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RE: Why did small dinos become extinct?



Philip Chalmers wrote: 

>Despite the thoroughness of David Marjanovic's response I think there 
>are still some gaps:
>
>"Because they (small non-flying dinos), or most of them at least, did 
>not have similar ecological niches. The surviving mammals and lizards 
>mentioned above were for the most part granivores and insectivores; of 
>the only dinosaurs in these niches, some survived -- all of them 
>happened to be neornithean birds (and lithornithids, if those don't 
>belong to Neornithes)."
>Why were small dinos excluded from these niches?
>Why could small dinos not survive by preying on the granivores and 
>insectivores, as cats do now?
>
>"No flightless theropod the size of *Compsognathus* or smaller is 
>currently known from the Maastrichtian, AFAIK." That's also my 
>impression, but the question is why not, given that there were earlier 
>very small flightless theropods?
>
>These two points are the central part of the question I originally 
>raised. The only explanation I can think of is that small flightless 
>theropods were squeezed out by the young of larger theropods and by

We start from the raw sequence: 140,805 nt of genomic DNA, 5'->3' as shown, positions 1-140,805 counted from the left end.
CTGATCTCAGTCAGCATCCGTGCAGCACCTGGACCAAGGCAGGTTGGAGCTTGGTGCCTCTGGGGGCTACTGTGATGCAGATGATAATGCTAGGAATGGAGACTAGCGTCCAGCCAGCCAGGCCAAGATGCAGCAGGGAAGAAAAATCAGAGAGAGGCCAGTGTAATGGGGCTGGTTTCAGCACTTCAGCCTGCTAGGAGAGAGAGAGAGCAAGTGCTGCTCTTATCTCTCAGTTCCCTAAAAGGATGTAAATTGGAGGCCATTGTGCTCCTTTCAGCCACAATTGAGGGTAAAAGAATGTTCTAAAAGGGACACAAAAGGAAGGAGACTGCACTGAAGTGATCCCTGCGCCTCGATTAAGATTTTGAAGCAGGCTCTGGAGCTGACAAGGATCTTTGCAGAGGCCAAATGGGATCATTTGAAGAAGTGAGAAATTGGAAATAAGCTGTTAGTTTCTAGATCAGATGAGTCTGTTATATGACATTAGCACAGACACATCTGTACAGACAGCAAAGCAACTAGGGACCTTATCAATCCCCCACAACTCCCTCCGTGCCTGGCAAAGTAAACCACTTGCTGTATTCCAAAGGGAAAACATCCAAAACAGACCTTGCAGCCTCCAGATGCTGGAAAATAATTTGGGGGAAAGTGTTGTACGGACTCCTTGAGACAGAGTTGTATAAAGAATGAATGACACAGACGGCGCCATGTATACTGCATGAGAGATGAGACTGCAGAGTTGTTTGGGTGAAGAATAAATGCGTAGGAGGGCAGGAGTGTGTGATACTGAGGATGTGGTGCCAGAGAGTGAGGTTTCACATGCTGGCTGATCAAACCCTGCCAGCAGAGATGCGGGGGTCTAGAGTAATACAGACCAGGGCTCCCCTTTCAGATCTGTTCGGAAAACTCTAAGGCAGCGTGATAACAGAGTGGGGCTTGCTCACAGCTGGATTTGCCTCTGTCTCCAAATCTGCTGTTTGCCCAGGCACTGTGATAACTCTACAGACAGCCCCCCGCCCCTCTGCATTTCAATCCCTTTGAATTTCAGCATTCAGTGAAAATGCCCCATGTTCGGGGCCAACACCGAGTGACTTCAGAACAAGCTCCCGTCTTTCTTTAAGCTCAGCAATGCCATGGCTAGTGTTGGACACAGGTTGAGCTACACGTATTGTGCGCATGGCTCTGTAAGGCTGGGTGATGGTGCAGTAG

>small predatory mammals (successors of Repenomamus). The young of larger 
>theropods were doomed because they grew to a size where they needed to 
>prey on large herbivores, which were exterminated by the catastrophe(s). 
>Are there better theories?
>
[snip
>... I was asking what feature(s) of dinos 
>or of latest Cretaceous ecosystems made it impossible for small 
>non-flying theropods to survive.

Might I humbly point to the success of squamates in the small terrestrial
predator niches?  Varanoids and snakes commonly reach larger body sizes than
Compsognathus et al., are well equipped for gobbling granivores and
insectivores but need much less energy than similar-sized mammals (or
probably dinosaurs), and they were more or less global in distribution by
the end of the Cretaceous after only starting to show up in the mid-Early K.
They show good lineage survival through the K/P boundary, which probably has
something to do with being able to fast for a year or more (especially in
relatively low temperatures). This is all pretty well known stuff, and does
it not seem sufficient to answer your question?

-----------------------------------------------

Dr John D. Scanlon, FCD
Palaeontologist, 
Riversleigh Fossil Centre, Outback at Isa
19 Marian Street / PO Box 1094
Mount Isa  QLD  4825
AUSTRALIA
Ph:   07 4749 1555
Fax: 07 4743 6296
Email: riversleigh@outbackatisa.com.au
http://tinyurl.com/f2rby